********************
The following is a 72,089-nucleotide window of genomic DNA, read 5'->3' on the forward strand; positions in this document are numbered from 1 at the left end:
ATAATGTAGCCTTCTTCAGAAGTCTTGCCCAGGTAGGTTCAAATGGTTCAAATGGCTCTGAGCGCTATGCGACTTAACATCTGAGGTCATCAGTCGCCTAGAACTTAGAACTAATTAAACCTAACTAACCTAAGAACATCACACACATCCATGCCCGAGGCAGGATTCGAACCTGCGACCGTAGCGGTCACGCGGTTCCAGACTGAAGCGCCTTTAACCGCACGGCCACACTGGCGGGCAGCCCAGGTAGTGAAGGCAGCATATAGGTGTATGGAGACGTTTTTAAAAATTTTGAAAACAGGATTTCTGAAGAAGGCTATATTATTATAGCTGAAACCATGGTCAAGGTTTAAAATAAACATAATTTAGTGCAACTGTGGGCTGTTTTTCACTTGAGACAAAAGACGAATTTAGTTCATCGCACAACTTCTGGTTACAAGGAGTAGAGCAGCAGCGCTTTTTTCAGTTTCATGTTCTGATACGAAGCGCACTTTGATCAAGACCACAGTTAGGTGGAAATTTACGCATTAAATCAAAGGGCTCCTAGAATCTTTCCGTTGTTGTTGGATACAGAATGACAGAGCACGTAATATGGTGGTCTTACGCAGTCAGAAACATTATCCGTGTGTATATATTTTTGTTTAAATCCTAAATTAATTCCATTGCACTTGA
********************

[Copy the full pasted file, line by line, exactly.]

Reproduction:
The following is a 72,089-nucleotide window of genomic DNA, read 5'->3' on the forward strand; positions in this document are numbered from 1 at the left end:
ATAATGTAGCCTTCTTCAGAAGTCTTGCCCAGGTAGGTTCAAATGGTTCAAATGGCTCTGAGCGCTATGCGACTTAACATCTGAGGTCATCAGTCGCCTAGAACTTAGAACTAATTAAACCTAACTAACCTAAGAACATCACACACATCCATGCCCGAGGCAGGATTCGAACCTGCGACCGTAGCGGTCACGCGGTTCCAGACTGAAGCGCCTTTAACCGCACGGCCACACTGGCGGGCAGCCCAGGTAGTGAAGGCAGCATATAGGTGTATGGAGACGTTTTTAAAAATTTTGAAAACAGGATTTCTGAAGAAGGCTATATTATTATAGCTGAAACCATGGTCAAGGTTTAAAATAAACATAATTTAGTGCAACTGTGGGCTGTTTTTCACTTGAGACAAAAGACGAATTTAGTTCATCGCACAACTTCTGGTTACAAGGAGTAGAGCAGCAGCGCTTTTTTCAGTTTCATGTTCTGATACGAAGCGCACTTTGATCAAGACCACAGTTAGGTGGAAATTTACGCATTAAATCAAAGGGCTCCTAGAATCTTTCCGTTGTTGTTGGATACAGAATGACAGAGCACGTAATATGGTGGTCTTACGCAGTCAGAAACATTATCCGTGTGTATATATTTTTGTTTAAATCCTAAATTAATTCCATTGCACTTGA